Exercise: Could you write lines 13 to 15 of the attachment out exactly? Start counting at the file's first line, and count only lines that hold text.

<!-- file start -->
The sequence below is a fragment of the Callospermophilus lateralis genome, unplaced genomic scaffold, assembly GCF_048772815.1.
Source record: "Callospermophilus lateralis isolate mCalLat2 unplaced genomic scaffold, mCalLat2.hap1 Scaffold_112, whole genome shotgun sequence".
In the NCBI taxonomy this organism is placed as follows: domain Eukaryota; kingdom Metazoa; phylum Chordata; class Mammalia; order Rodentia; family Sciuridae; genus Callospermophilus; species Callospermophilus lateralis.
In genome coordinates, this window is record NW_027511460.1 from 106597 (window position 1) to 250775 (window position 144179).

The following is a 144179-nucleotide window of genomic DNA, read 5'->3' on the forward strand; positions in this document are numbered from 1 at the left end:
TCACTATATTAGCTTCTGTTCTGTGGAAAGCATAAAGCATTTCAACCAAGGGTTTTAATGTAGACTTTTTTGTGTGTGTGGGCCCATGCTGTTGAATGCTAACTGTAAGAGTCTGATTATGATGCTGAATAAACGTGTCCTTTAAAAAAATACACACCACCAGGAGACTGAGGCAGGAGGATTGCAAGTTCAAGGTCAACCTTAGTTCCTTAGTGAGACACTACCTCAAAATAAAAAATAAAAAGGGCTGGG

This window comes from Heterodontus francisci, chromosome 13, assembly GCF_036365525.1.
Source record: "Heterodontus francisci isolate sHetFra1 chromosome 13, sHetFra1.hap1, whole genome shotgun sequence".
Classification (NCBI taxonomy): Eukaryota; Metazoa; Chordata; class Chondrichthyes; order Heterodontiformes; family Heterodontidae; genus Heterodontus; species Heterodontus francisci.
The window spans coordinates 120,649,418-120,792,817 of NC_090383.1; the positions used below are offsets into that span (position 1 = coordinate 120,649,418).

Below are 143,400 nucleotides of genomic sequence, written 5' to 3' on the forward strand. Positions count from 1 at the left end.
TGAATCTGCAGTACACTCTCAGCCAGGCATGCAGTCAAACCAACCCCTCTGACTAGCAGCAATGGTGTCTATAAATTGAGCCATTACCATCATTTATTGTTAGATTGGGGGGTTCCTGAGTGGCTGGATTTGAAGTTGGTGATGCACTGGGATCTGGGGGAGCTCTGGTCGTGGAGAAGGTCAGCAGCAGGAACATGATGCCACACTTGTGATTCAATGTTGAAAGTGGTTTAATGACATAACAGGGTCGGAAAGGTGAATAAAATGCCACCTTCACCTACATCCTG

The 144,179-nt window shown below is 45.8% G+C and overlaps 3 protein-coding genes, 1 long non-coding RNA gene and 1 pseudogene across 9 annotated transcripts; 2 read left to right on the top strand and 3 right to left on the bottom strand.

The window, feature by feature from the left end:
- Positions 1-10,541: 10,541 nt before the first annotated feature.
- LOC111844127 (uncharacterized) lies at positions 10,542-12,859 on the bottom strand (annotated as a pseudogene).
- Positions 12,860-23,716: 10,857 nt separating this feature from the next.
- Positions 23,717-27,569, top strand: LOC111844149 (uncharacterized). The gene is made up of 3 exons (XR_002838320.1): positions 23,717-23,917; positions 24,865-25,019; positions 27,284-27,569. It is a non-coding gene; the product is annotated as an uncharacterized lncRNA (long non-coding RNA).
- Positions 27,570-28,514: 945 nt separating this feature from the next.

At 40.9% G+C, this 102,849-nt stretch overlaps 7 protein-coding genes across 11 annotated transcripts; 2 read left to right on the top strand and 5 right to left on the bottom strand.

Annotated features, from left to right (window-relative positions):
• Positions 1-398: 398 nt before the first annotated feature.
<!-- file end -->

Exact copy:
The 144,179-nt window shown below is 45.8% G+C and overlaps 3 protein-coding genes, 1 long non-coding RNA gene and 1 pseudogene across 9 annotated transcripts; 2 read left to right on the top strand and 3 right to left on the bottom strand.

The window, feature by feature from the left end:
- Positions 1-10,541: 10,541 nt before the first annotated feature.